In Enhanced interrogation techniques, there might be a necessity to refer to particular incidents at some points in the article, but I am essentially agreed that it should focus on the content of memos by Bybee, Yoo, Dunlavey, Beaver and such, and official declarations by officials. The heart of the matter is that there should be no possible confusion between the content of the memos and the incidents on the ground; for now, it's a bit "it's not been said exactly like this in the press conference, so it can't have happened". Rama (talk) 13:45, 23 February 2010 (UTC)

Legal Justifications[edit]

The sentence "It is the position of the United States government that the legal memoranda constituted only permissible legal research, and did not signify the intent of the United States to use torture which it opposes" appears to have been itself inserted by someone in that Government. It should at the very least have a citation attached. Someone should comment on whether these were indeed merely "research memoranda" or whether they had impact on actual policy or practice.Paulhummerman (talk) 03:14, 8 December 2010 (UTC)

Countries with US training section[edit]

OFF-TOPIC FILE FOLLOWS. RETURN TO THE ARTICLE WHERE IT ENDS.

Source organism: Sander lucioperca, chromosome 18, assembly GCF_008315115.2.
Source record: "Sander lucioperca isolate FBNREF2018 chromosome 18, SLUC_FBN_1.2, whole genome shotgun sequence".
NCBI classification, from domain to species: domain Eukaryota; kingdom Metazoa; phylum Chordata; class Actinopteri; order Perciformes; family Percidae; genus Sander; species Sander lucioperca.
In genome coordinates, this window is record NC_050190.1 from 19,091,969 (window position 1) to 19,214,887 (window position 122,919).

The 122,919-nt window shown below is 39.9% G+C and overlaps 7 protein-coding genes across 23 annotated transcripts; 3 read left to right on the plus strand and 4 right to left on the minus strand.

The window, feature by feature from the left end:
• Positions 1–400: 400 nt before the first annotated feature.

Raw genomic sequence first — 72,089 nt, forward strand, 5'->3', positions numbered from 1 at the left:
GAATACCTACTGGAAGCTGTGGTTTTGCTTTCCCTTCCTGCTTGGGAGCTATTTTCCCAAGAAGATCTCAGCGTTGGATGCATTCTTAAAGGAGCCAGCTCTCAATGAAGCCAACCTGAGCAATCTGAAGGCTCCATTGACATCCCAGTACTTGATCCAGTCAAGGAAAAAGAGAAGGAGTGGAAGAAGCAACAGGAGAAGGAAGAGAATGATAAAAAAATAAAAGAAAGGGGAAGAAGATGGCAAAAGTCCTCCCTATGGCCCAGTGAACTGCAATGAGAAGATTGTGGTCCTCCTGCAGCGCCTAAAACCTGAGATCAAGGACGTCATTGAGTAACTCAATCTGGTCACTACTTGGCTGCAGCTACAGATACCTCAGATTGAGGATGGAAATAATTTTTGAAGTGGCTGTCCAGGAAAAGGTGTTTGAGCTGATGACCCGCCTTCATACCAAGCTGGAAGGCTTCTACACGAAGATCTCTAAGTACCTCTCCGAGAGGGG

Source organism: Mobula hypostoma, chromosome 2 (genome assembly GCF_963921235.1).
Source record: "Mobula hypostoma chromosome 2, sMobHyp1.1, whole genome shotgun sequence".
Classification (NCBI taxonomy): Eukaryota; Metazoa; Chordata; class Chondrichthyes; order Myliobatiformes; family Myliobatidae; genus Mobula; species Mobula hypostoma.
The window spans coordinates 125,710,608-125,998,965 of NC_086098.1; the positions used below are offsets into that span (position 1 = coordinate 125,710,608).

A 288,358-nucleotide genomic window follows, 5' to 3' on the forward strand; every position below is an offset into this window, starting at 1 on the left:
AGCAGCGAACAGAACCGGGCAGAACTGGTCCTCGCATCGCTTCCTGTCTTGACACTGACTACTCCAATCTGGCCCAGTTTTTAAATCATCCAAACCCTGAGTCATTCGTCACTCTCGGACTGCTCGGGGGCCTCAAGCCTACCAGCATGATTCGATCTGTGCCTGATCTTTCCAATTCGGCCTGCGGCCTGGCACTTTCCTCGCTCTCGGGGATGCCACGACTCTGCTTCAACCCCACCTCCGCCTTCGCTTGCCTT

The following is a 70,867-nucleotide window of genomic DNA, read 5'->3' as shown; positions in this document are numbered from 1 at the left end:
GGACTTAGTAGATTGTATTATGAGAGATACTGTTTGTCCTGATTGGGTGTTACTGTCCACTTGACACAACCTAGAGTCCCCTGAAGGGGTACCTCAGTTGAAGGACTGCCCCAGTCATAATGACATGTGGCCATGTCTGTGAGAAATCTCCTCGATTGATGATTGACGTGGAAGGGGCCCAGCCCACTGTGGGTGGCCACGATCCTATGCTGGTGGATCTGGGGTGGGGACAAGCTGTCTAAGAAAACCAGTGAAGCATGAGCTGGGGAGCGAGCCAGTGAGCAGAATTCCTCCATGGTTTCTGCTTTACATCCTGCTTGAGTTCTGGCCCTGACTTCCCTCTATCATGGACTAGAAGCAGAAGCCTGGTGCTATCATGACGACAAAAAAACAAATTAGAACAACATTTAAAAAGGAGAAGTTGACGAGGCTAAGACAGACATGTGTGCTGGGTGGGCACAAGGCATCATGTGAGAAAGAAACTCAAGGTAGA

The "Torture (Countries With US Training)" section seems misleading, biased, and doesn't seem to add much. It gives an accounting of all the US military aid to the country and all the US-trained military and police in the country, from 1946 to 1975. So to the casual reader, given the inclusion in this article, it seems like the US gave $2.8 billion to Greece, $6.5 billion to South Korea, $16 billion to South Vietnam, and trained hundreds of thousands of their military and police, all so the US could export torture. But I imagine that almost all the aid had nothing to do with the torture. Obviously, the aid to South Vietnam and South Korea was about the Korean War and the Vietnam War. A casual reader might think the number of US trained military/police was the number of military or police in the country trained in torture, but i suspect the vast majority of these officers were trained in traditional, legitimate defense or police work. Maybe it goes to show that the US should have screened its allies better, but it doesn't contribute much to the article otherwise. You definitely need text explaining why Chomsky included the chart. You also need text explaining Amnesty's criterion for what it takes to be a "torture country." Will one abusive police officer get you on the list? What if a country had regime change during the years, and the old leader tortured, but the new leader didn't? A much more useful chart would be something like number of military personnel from a country trained in the School of the Americas. That's a really useful statistic about US encouraging of torture, but this chart is irrelevant at best, misleading at worstWldcat (talk) 05:41, 1 September 2011 (UTC)